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Should OSHA Regulations Apply Within The States?

Updated: Nov 6, 2022



OSHA Regulations Can Apply In States, With Caveats

To start, while I am a credentialed safety professional, I am not a lawyer, attorney, or other legal expert. Therefore, none of the contents of this blog posts should be taken to be legal advice or similar. With that out of the way, the short answer is yes, OSHA regulations as lawfully made under the updated Occupational Safety and Health Act of 1970, can apply within the states. How can this be some of you might ask? Others of you may be saying well yeah. It's obvious that they can apply their regulations in the states. Well, let's trace a bit of the constitutionality of OSHA.


A Trip Down Constitutional Lane




If you look at the act that formed it, the US Congress made this law using their powers to regulate commerce among the several states (and with foreign nations) as well as to provide for the general welfare. When you look up the definition of among, you usually find it saying something akin to around or between. This is where the congressional power of interstate commerce comes in. Providing for the general welfare doesn't appear explained or defined in the document of the constitution itself. Nevertheless, it is clear in Article 1 Section 8 of the Constitution that Congress does indeed have these powers to what ever actual degree.


Congress also has legislative or law making powers. So, they do have sufficient powers to create OSHA by appropriate law. But, that law is supposed to flow from and follow the actual powers they have. So, based on the language used in the Constitution, it would make sense that OSHA would be able to regulate commerce when it rises to the level of interstate commerce. And, it could be argued that they could apply their regulations in the workplace in instances where a commercial entity (business) is engaged in actual interstate commerce. I do want to note that I so far have not seen commerce defined or explained in the Constitution either.


But what about the situations when commerce doesn't rise to the level of interstate? What about when commerce is not among the several states, but instead is within a state? Well, the Constitution didn't say it gave Congress power to regulate commerce within the several states. And, via the Tenth Amendment (paraphrased) what isn't actually given to the federal government or prohibited to the states by the Constitution, is left to the states or the people. That, at least to me, strongly says that the states have the power and responsibility of taking care of health and safety in the workplace within their borders.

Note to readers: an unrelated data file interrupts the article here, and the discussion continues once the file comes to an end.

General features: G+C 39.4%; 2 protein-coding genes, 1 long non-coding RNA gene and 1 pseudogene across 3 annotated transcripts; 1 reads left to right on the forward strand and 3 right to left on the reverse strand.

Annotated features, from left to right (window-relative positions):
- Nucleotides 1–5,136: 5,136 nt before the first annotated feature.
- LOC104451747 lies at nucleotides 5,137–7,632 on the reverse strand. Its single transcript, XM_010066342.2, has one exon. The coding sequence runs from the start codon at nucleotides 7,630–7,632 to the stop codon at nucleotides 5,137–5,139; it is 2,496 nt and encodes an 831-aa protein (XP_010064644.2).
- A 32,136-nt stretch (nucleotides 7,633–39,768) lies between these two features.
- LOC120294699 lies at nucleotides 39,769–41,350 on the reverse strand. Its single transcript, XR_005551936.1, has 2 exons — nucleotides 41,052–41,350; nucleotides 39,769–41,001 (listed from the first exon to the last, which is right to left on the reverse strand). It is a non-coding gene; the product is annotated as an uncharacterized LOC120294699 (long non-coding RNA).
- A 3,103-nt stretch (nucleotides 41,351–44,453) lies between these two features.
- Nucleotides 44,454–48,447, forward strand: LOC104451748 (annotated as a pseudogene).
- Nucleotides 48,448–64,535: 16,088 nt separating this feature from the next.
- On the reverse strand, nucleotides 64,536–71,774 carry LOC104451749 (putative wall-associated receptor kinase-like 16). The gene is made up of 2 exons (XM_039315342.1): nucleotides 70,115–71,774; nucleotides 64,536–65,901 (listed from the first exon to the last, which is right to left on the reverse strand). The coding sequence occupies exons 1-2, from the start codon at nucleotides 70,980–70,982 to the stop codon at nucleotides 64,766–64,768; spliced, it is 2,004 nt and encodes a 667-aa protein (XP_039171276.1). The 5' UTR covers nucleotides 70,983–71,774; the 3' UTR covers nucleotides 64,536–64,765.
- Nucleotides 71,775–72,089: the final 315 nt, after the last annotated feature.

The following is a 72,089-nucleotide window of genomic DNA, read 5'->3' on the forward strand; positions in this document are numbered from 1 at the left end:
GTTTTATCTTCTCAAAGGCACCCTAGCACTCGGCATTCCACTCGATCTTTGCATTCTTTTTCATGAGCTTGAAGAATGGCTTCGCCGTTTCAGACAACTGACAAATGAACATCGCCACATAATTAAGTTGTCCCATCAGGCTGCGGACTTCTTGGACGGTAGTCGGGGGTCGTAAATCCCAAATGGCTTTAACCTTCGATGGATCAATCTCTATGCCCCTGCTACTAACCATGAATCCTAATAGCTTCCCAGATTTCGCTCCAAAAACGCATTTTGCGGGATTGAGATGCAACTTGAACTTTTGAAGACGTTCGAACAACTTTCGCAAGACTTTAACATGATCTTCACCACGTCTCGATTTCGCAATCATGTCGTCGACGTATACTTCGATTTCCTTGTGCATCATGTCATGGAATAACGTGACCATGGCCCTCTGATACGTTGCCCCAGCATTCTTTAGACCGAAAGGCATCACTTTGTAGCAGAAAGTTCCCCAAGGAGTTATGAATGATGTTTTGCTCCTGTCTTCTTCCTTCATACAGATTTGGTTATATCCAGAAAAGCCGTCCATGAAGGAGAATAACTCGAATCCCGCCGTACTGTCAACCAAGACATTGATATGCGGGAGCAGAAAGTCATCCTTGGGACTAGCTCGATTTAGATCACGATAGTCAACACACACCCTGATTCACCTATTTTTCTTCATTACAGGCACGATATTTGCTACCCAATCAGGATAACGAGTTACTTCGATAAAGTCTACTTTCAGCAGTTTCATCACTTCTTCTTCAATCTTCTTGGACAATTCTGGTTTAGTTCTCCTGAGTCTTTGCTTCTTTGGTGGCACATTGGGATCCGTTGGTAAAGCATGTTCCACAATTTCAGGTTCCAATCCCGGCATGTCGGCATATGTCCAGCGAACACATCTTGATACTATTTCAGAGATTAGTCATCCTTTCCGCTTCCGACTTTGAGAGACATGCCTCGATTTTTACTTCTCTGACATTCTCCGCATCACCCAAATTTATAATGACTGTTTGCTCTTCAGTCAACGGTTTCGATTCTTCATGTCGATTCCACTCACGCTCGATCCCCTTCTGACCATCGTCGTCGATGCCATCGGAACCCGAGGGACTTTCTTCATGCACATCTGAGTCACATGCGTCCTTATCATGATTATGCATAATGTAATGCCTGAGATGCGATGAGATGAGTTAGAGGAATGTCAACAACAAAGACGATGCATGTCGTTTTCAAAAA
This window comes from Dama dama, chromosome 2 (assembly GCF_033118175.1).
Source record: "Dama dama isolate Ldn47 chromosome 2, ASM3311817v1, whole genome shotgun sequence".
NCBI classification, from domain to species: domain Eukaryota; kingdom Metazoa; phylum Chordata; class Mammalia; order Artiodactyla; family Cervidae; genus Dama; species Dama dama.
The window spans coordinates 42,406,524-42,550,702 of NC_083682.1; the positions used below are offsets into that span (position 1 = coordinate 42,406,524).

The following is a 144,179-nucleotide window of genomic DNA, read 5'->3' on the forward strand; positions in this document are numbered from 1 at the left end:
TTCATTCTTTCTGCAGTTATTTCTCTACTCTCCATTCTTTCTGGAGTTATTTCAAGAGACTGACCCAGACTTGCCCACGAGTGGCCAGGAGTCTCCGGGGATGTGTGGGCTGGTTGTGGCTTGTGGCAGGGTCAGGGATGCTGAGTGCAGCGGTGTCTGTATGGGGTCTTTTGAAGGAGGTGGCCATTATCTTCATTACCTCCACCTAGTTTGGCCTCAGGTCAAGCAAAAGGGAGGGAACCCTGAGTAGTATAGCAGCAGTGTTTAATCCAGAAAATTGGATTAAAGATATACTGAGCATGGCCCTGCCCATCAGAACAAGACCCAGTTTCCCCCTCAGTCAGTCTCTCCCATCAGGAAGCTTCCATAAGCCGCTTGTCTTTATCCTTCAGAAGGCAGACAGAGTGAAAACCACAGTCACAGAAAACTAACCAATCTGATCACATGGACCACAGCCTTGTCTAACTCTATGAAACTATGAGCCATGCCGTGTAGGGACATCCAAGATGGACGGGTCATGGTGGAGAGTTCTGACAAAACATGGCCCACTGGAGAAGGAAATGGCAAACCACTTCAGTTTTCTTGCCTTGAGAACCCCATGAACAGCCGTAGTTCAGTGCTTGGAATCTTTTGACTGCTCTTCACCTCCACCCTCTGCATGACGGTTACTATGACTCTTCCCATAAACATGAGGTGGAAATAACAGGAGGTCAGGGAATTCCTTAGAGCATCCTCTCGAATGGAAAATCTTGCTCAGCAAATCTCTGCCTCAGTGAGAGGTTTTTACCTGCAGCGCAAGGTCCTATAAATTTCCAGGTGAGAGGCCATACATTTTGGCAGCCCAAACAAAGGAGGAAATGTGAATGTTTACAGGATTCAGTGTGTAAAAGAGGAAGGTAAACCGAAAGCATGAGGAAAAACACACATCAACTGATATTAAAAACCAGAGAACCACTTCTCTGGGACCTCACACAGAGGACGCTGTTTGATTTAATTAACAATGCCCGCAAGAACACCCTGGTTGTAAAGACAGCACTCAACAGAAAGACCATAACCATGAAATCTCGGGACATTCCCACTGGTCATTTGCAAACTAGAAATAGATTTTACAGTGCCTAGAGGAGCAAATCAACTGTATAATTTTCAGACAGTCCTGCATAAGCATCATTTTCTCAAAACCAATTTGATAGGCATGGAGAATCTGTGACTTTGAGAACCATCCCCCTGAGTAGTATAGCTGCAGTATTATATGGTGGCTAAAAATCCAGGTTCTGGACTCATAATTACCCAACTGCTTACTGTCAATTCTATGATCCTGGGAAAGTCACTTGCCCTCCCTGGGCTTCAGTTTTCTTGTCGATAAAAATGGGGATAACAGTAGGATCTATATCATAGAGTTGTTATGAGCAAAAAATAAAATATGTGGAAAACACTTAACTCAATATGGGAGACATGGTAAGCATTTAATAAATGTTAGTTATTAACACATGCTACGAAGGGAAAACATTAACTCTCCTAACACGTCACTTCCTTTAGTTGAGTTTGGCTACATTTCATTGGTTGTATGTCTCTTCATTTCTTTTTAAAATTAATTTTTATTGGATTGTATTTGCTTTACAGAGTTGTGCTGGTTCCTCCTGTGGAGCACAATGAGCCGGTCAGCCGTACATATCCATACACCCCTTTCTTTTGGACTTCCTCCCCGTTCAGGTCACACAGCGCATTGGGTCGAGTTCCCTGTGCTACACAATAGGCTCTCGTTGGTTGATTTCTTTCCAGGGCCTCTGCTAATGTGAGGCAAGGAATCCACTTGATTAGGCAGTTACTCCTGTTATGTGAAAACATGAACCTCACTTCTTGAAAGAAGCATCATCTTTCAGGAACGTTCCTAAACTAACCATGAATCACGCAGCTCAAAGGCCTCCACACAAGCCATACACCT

Am I Talking Politics Now?



It may sound like I am making a case for why OSHA might need to back off in the workplace in at least some significant cases. Well, I am. But not because I don't think safety in the workplace isn't an important thing. Far from that. What I am discussing is which body of government should be doing the bulk of it? I'd say that the states should. The states are, or at least should be, closer to their people. If the people of the state are concerned, then the states should be too.


Some of you may be wondering why I am talking about something that could be seen as political. Well, darn near everything seems to be these days. And if you think about compliance, where does it lead you? Back to the government and back to politics, unfortunately. I do not wish to diminish the need for improvement in health and safety. But any compliance put on the states, businesses, and people must itself be compliant. And as is often the case with many things, you have to check in on it to make sure things are going correctly.


Now, there is nothing (except potentially our cultural differences) that may be getting in the way of having a convention on this and many other issues. But if the system is to work, Americans need to have those conversations. If it turns out that the country really wants an administration like OSHA to have country wide authority within a state, then pass an amendment and make it so. If not, then take a hard look at what the Constitution says. Don't think you have to be a legal scholar to have an opinion on it and safety in your workplace. After all, laws and regulations can be applied to you regardless of your status of passing the bar exam. Keep thinking and discussing things, friends!

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